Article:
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Award winning reports on climate change in Himalayas

Feb 19, 2010

The International Centre for Integrated Mountain Development (ICIMOD) has announced the results of a competition for journalists writing on the theme of climate change in the Himalayas. Seven of the winning entries captured the impact of climate change on mountains and livelihoods.

A competition was organised by ICIMOD from 24 September to 15 December 2009. The aim was to capture published media reports and to encourage journalists to write on mountain, and especially Himalayan, issues. 


It was open to written articles and reports first published in a printed or online publication between 01 August and 07 December 2009 (the start of 'COP 15' in Copenhagen). The judging criteria were based on composition, content, originality, and overall effectiveness in conveying the message.

Smriti Felicitas Mallapaty from Nepal received Outstanding Regional Young Journalist Award for drawing insight into the receding glaciers of the Himalaya which offer a critical case study of the region’s approach to climate change, in spite of and as a result of scarce scientific data.

She talks on how climate change has become a virtual sport since the first Assessment Report was published in 1990 by the UN’s Intergovernmental Panel on Climate Change. Since then, a dizzying array of local, national and international interests have focused fierce attention on this endlessly complex issue, buttressed by a significant media engine spreading hard rumour and soft fact.


Also she threw light on glacial melt being a ‘visible proof’ of global warming, whose implications are global in a complex web of inter-relationships. In addition, as glacial melt accelerates, people will see heightened river levels in the short term and decreased runoff in the longer term as the ice mass decreases, making rivers less perennial.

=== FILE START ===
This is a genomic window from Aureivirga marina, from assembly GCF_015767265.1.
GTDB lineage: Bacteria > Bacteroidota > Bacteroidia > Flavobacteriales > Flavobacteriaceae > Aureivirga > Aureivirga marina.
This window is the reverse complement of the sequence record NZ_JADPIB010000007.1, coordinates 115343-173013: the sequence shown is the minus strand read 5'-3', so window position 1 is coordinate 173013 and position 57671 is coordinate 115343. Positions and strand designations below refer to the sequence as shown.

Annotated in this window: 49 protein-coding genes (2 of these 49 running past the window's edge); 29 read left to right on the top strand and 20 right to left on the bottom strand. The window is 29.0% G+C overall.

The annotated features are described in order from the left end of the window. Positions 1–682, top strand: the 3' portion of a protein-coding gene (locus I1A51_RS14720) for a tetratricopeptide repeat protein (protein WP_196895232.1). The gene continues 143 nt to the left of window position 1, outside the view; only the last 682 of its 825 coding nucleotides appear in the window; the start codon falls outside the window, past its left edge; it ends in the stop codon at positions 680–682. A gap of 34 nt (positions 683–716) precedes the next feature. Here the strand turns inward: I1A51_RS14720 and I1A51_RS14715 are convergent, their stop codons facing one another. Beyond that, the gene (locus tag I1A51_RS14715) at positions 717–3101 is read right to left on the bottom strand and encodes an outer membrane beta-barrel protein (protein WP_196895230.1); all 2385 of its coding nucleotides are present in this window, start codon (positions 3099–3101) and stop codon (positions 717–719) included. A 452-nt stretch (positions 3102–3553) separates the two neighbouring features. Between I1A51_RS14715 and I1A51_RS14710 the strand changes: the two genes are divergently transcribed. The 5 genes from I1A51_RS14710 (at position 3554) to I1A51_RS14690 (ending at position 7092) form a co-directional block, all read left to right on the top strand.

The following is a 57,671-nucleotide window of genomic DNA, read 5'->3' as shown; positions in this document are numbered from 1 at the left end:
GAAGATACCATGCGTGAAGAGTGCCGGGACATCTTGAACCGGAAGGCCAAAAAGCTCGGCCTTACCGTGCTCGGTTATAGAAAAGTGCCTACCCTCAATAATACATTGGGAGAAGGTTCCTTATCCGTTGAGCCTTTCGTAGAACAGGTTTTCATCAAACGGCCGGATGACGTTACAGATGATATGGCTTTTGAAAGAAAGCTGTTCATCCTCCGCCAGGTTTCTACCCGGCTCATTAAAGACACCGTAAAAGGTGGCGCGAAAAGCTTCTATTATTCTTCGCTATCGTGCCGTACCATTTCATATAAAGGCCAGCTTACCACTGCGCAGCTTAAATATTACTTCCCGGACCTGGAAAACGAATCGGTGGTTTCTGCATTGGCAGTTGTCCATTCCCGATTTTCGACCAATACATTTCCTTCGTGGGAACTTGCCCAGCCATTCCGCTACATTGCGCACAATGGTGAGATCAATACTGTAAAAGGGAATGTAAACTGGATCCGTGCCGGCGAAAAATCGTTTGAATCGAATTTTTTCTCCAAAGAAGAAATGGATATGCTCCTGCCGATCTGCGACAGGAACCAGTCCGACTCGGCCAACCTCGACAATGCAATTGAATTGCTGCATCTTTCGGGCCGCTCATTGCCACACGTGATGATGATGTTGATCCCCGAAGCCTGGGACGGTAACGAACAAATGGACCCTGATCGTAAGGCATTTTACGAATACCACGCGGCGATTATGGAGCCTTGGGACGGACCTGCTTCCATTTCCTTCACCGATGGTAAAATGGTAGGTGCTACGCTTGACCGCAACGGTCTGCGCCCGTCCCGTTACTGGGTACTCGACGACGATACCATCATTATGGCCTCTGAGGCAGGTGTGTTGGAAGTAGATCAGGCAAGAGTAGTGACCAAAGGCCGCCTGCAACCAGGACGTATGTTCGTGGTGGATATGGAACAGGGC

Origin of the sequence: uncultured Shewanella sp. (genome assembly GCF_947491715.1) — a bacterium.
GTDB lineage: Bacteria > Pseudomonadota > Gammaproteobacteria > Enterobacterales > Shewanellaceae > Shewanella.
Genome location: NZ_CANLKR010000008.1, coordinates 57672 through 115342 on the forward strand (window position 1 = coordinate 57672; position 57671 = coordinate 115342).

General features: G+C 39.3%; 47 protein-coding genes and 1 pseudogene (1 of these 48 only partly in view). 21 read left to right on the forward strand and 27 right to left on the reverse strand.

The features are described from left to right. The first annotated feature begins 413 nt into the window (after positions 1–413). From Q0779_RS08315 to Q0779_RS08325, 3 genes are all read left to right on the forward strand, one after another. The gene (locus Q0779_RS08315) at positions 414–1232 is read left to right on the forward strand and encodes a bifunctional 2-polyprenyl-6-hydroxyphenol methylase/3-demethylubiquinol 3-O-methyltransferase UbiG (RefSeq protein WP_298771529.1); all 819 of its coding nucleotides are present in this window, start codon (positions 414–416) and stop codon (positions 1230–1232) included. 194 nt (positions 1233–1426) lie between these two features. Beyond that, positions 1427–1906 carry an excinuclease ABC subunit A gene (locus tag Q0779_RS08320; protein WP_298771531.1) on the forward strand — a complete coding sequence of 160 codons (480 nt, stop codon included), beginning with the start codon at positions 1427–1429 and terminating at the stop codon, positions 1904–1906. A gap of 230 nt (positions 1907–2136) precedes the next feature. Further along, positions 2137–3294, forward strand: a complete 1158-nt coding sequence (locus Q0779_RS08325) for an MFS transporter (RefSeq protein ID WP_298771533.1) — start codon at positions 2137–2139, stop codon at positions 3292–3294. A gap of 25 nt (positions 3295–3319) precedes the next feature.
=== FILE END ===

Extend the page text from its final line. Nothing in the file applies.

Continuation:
The Himalayan ramparts are considered by some scientists as the ‘water towers’ of Asia. The rate of depletion of these ‘water towers’ will also partially depend on precipitation patterns. Apart from glaciers in the western regions of the Hindukush and on the Tibetan plateau, Himalayan glaciers generally accumulate more snow and ice in the summer than in the winter, as the southwest monsoon brings intense precipitation along the southern flanks.


For glaciers where accumulation and ablation (the loss of ice and snow) primarily take place during the summer, warm temperatures intensify melting because precipitation more often occurs in liquid rather than solid form.

Other winners include Anjali Derryn Nayar, Canada and Laurie Anne MacGregor, United Kingdom in International Category; and Farrukh Ahmed Chishtie, Pakistan and Ramesh Prasad Bhushal, Nepal for regional category. Mahfujur Rahman, Bangladesh and Joydeep Gupta, India received special mention for their contributions.

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Source : ICIMOD
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